Transparent pay practices are gaining momentum, especially salary benchmarking. So much so that the EU and a number of US states are even making it a legal requirement. So in the next couple of years, millions of organisations will be forced to make a number of changes, including:

  • Publishing pay ranges when they advertise jobs
  • Removing confidentiality clauses surrounding pay
  • Ensuring that average pay level information is available for employees who ask for it

However, even outside of these countries, some recruitment websites are now enforcing the same transparency rules. For instance, salary ranges must be included in job advertisements, or the ads won’t be published.

In order to attract the right candidates, we need to recognise the growing importance of pay transparency for the next generation of employees. In fact, a survey from Adobe showed that 85% of Generation Z are less likely to apply for a job without a visible salary range.

But before we can publish salary ranges, we need to carry out salary benchmarking as part of an ongoing process.

Where Do We Start?

When we benchmark roles, we have to begin by sourcing the right data. This means asking questions like:

  • Where do we typically recruit from?
  • Do we recruit nationally or from our local area?
  • Do we recruit from a particular industry or from all different sectors?
  • Is this the same for all types of roles?

Once we know the answers, there are two main approaches to choose from.

1. Location-Based

One way we can carry out salary benchmarking is based on the location of our offices and employees.

For example, an organisation based in London will use London data to benchmark pay. The salaries they find are probably going to be much higher compared to other parts of the UK. The reason for this is that living in London is more expensive, so companies tend to pay more to help their employees cover the high cost of living in the city.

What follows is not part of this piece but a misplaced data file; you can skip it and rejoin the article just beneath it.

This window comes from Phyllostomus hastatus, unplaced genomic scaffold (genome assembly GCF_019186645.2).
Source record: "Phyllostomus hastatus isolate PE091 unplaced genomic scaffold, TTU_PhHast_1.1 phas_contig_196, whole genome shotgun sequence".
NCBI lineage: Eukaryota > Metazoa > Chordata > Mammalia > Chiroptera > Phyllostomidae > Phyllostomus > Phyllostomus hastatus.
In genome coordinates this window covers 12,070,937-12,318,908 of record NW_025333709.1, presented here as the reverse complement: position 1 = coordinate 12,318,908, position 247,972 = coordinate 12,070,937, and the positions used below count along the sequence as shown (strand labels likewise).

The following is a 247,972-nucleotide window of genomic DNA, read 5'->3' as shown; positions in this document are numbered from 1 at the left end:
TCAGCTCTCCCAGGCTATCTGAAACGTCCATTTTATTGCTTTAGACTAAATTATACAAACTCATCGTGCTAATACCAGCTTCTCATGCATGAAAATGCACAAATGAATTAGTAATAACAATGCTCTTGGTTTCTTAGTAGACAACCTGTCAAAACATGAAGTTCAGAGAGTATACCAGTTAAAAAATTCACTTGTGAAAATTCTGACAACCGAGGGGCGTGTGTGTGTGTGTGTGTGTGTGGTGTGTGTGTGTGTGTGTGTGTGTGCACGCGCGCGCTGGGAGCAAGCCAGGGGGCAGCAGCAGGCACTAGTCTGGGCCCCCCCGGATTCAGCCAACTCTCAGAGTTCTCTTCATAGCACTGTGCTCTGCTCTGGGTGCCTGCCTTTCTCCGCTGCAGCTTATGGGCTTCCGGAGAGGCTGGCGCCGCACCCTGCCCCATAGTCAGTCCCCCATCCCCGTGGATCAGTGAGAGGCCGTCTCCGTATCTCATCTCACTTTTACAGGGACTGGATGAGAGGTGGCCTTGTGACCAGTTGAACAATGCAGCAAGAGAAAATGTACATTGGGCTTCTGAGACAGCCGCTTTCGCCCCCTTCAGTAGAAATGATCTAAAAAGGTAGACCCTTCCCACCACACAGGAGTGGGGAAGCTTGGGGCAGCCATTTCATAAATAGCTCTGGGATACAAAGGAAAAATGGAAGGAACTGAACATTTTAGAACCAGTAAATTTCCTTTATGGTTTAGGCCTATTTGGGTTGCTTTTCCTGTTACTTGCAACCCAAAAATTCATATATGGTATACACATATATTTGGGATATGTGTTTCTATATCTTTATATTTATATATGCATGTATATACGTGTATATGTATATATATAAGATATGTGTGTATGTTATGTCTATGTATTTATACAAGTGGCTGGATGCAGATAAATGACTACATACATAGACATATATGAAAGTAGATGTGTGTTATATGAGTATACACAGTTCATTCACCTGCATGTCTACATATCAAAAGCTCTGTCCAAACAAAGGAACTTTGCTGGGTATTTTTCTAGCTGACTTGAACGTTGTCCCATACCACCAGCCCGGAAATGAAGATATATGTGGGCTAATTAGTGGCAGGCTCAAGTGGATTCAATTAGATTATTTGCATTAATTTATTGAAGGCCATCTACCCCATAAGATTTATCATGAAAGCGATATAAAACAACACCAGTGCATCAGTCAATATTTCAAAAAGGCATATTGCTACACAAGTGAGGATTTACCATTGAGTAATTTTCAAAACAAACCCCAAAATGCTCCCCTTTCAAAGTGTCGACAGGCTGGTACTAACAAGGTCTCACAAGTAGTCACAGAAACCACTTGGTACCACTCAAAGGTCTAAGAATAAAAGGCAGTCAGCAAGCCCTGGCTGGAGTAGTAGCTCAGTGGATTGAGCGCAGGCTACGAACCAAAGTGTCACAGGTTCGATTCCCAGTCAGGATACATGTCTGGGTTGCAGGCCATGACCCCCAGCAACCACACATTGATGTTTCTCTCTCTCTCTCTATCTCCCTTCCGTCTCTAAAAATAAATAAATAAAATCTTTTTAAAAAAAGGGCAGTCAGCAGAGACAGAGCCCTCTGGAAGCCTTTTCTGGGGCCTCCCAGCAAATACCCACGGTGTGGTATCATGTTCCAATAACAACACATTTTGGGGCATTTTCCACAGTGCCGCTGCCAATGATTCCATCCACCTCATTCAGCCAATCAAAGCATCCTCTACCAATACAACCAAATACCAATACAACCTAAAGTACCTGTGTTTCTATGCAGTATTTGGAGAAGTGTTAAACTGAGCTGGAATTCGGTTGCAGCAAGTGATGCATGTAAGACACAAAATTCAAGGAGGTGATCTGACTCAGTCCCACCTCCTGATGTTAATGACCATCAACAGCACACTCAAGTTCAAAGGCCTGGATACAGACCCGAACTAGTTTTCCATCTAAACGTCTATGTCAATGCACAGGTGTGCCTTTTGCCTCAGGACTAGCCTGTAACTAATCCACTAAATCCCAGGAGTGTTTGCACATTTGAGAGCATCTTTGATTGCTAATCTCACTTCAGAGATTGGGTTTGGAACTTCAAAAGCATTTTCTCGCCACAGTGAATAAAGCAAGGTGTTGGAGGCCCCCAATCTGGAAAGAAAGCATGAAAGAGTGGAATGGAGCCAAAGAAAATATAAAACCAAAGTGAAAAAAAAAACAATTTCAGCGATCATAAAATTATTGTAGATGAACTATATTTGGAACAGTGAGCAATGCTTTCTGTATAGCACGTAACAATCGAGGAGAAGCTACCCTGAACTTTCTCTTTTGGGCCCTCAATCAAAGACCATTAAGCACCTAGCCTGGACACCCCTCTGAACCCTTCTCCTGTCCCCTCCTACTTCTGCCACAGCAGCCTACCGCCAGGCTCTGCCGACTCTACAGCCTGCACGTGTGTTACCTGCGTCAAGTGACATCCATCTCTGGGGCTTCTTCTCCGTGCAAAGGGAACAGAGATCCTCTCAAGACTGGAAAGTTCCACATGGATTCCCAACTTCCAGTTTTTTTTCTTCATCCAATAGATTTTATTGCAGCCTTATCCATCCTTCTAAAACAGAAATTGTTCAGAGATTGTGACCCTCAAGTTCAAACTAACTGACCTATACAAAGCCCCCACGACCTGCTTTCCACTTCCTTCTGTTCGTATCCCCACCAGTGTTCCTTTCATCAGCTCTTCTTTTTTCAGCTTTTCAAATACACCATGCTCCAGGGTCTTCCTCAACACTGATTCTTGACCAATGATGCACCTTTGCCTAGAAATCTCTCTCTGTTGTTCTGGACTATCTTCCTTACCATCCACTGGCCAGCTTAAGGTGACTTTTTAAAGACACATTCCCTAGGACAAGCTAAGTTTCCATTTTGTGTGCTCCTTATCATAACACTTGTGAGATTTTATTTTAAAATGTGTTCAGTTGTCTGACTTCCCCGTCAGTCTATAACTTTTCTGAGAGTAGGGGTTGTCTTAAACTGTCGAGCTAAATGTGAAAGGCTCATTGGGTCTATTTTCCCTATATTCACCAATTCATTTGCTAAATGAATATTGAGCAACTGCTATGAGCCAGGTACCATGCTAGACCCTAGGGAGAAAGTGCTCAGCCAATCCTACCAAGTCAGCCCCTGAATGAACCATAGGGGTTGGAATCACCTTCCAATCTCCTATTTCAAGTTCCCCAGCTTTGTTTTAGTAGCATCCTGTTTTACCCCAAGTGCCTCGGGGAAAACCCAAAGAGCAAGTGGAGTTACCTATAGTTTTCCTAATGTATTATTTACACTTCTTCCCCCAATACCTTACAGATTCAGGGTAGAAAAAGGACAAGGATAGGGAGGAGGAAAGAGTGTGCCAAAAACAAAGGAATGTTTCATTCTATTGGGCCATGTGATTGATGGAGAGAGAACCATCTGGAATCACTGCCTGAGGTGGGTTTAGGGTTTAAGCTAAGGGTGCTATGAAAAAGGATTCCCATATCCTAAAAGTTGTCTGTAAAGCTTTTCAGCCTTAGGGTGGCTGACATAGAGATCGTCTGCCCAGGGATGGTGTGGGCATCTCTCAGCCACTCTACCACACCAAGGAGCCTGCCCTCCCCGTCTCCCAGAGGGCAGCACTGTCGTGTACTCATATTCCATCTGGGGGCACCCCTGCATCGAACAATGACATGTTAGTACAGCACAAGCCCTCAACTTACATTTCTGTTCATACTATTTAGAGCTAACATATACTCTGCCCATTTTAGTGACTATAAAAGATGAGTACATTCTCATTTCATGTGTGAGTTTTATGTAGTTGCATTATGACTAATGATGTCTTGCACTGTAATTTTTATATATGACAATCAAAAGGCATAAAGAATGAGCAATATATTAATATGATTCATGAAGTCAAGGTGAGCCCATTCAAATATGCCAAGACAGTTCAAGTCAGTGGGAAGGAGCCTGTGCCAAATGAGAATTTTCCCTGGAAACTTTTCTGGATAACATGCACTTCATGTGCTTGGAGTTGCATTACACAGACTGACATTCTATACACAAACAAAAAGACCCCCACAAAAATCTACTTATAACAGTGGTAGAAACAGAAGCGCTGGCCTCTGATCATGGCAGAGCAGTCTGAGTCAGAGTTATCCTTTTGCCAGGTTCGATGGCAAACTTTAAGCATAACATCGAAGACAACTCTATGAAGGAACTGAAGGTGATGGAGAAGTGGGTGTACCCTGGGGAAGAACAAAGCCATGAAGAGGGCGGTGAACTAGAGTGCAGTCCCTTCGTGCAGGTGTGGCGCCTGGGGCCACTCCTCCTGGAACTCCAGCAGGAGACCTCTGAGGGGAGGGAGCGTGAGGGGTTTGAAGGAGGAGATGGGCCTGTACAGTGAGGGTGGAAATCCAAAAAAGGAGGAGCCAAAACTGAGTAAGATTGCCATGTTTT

2. Industry-Based

The second approach is to not think about location at all. Instead, organisations can offer what their industry typically pays employees in certain roles.

For example, a technology company would benchmark salaries based on data for that sector—regardless of whether they were based in London or in Belfast. This means that employees doing the same role would be paid the same salary, no matter where their office is based.

Pros and Cons

There are pros and cons to both approaches and one may suit a certain organisation better than others.

Industry data

Using industry-specific data without considering location can lead to underpaying employees in more expensive areas and overpaying those in less expensive regions.

Market rates of pay depend on factors such as cost of living, and supply and demand. Locations with higher demand for talent, like London, often offer higher salaries as a result.

Location-Based Data

Location-based salary benchmarking can be challenging with an increasingly remote and flexible workforce.

Every time an employee moves to a different area, we must decide whether to adjust salaries based on local market data. This can lead to pay disparities or a complicated pay structure.


To navigate benchmarking and pay structure decisions effectively, we should consider our work models, including office-based, hybrid, and remote work.


With this work model, we are typically recruiting from the local market or surrounding areas. As a result, it makes sense to benchmark against the local area.

Fully Remote

For a fully remote workforce, using national data without adjusting salaries based on location is recommended. People can choose to live anywhere and choosing a particular location is not a job requirement. Therefore, differentiating pay by location may result in equal pay disparities.

This approach simplifies the pay structure and removes the need for constant salary adjustments with employee relocations.

Hybrid Working

With hybrid working, the local market starts to expand and so a simple pay structure is the best approach.

Most jobs do not have significant pay differences based on location.

However, exceptions like London, where salaries are generally higher, may require separate salary ranges for London-based employees coming to the office and a national range for others across the UK.

Salary Benchmarking Summary

Pay transparency is rapidly gaining traction, and organisations need to start thinking about disclosing salary ranges.

Considering location-based or industry-based salary benchmarking is an important first step. The former acknowledges the higher living costs in certain areas, while the latter ensures equal pay within the same role, regardless of location.

Pay transparency laws are making their way into new countries, so organisations should ensure they are getting ahead of the curve.

If you’d like further answers surrounding this topic, take a look at our other blog posts:

Salary benchmarking: What, why, how

4 Ways Benchmarking can help your talent retention strategy